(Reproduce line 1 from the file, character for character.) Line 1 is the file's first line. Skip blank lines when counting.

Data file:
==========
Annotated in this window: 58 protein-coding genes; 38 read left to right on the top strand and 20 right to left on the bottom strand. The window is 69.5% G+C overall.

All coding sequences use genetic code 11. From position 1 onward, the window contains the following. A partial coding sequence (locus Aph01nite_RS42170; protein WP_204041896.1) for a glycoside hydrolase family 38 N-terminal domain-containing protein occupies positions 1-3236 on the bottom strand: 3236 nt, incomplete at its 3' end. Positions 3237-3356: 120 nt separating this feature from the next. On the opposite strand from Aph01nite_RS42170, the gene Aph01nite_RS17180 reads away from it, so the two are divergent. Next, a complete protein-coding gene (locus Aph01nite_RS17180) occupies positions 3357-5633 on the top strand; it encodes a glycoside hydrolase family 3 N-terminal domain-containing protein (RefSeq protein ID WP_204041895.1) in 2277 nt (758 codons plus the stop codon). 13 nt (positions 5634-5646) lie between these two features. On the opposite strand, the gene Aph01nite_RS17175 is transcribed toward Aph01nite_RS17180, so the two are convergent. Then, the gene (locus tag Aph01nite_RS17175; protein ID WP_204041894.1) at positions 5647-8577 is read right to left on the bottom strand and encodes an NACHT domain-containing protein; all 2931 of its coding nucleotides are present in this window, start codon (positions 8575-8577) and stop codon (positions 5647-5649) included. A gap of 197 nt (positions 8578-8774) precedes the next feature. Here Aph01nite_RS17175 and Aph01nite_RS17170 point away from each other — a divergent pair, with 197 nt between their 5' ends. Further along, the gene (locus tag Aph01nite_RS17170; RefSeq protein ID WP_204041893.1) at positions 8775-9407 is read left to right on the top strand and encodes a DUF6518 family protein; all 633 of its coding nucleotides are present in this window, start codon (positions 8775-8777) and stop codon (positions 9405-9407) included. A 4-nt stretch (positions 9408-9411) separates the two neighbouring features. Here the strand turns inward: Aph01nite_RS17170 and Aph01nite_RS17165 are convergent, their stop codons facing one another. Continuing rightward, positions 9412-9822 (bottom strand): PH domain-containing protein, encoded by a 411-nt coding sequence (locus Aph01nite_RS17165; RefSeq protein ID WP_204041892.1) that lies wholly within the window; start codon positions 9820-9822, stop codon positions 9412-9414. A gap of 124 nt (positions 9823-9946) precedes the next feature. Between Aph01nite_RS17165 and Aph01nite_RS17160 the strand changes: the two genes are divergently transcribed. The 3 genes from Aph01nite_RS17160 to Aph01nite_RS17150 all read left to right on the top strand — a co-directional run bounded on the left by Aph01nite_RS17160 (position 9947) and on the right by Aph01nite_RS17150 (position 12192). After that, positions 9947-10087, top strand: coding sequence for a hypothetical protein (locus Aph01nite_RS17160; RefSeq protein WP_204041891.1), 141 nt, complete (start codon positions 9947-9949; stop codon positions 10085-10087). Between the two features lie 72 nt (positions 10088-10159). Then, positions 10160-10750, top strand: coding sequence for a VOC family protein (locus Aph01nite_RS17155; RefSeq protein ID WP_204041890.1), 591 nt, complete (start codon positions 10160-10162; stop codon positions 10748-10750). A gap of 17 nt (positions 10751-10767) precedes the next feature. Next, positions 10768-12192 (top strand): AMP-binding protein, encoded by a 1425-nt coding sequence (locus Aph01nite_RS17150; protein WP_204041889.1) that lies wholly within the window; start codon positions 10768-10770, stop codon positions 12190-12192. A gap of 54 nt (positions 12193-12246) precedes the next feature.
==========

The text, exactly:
Annotated in this window: 58 protein-coding genes; 38 read left to right on the top strand and 20 right to left on the bottom strand. The window is 69.5% G+C overall.